Tuesday, November 15, 2016

Accidents in the workplace : a historical decrease in the loss ratio for the past 70 years – Actu-Environnement.com

The frequency of work accidents has stabilised at its lowest level for 70 years. But France has a loss ratio of 30% higher than that of Germany and some sectors of activities are on the rise.

We find a drop in historical loss experience of the past 70 years“, welcomes Pascal Jacquetin, head of the mission of statistics at the Caisse nationale d’assurance maladie des travailleurs salariés (Cnamts).

indeed, the figures on accidents at work (AT) and occupational diseases (MP), disclosed this on Tuesday, 15th November, are in general good but they hide, however, significant disparities depending on the sector and the results remain worse than those seen in Germany.

Towards the creation of a system of bonus-malus for small businesses Currently, businesses with fewer than twenty employees are subject to a pricing collective based on the loss experience of the industry to which they belong. “We are looking to create a system of bonus-malus on the German model for companies with 10 to 20 employees,” said Marine Jeantet. The director of the professional risks of the Cnamts has, however, clarified that the penalty would be quite symbolic, in order to send a signal, and would not affect the financial balance of the companies. The device, which would not see the day before three to four years, requires a validation policy before it can be launched.

Bearing since 2013

The frequency of work accidents mark a plateau and remains to be one of the levels of the lowest for 70 years with a frequency index of 33.9 workplace accidents with stoppage per 1,000 employees in 2015,” shows the Insurance Risk professionals. The frequency index stood at 120 in 1950.

This improvement has two main reasons, ” explains Pascal Jacquetin. In the first place, a tertiairisation of the economy that makes the employees find themselves more frequently today in front of a computer at the touch of a machine tool. But it is also explained by the significant progress made by certain professional sectors such as the metallurgy or CONSTRUCTION. For the metal, “this progress can be explained by the beneficial effects of the directive “machines”“, says the representative of the Cnamts. For the BTP, “the regulatory regime is strengthened in the 80′s and the labour code is now very specific to this sector“, he adds.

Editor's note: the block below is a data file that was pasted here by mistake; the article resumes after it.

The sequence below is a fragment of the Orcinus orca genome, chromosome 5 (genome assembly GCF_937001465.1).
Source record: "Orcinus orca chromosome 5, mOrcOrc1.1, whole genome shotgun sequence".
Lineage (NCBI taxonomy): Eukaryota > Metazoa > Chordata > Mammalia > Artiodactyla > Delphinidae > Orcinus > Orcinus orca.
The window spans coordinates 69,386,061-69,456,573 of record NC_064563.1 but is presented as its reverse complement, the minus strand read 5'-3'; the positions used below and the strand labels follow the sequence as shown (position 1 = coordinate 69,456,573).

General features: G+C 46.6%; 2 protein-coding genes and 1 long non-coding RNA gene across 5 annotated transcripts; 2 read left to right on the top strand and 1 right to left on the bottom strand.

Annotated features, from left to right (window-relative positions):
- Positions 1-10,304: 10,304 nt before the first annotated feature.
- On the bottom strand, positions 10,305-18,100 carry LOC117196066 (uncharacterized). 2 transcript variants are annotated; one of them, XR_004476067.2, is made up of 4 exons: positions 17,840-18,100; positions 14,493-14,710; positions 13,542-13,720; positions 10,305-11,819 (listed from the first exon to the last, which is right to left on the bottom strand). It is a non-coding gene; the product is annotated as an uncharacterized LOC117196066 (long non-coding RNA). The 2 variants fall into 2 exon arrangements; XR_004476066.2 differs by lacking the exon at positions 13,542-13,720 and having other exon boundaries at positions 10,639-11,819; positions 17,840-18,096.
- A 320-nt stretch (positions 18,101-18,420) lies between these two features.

The CONSTRUCTION industry registers a decline in its index of frequency of 2.6% in 2015 compared to the previous year. This does not prevent him to remain one of the sectors most affected with 61,9 AT for 1,000 employees. The chemistry sector is also experiencing a decline in the accident frequency of 2.5%, but with a frequency index widely best of 25 AT/1.000 employees. Similarly, the frequency of accidents decreases of 3.7% in the interim, with a frequency index of 44.8 AT/1.000 employees.

A frequency index 30% higher than that of Germany

In some areas, the improvement of statistics could, however, be explained by recourse to more outsourcing. “three years, announces Marine Jeantet, director of professional risks at the Cnamts, the place of occurrence of the accident must be indicated in the declaration of a work accident“. This should allow, if necessary, to identify surrisques in sectors involving the sub-contract.

The average decline of the frequency index cache also increases in some sectors. This is the case of the activities of human services, which recorded a growth of 3.4%. With a frequency index “serious concern” of 92.7 AT/1.000 employees. That is 10 points more than the CONSTRUCTION sector.

Another weakness, a frequency index of workplace accidents 30% higher than what the country is experiencing. “industry-specific differences shed light on the differences between the two countries“, wants to reassure the Cnamts. The index is indeed higher in Germany if you look at only the construction sector or industry. “More claims does not necessarily mean that one is less good in prevention, adds Raphaël Haeflinger director Eurogip, who published a comparative study France/Germany on the indicators of claims experience to the work over the period 2010-2014. “It is necessary to take into account the insurance systems as well as the practical statistics,” explains the leader of the public consortium formed by the Cnamts and INRS.

In France, the reporting obligation applies to the employer for all accidents, whether they result or not in work stoppages. In Germany, the accident report is not required for accidents leading to less than four days off work. However, in his study, Eurogip accurate not to have taken into account for France that the accident more than three days off work. It therefore remains difficult to advance to the difference of the statistical approach to explain this difference of loss ratio with our neighbor beyond the Rhine.

Article published on November 15, 2016


No comments:

Post a Comment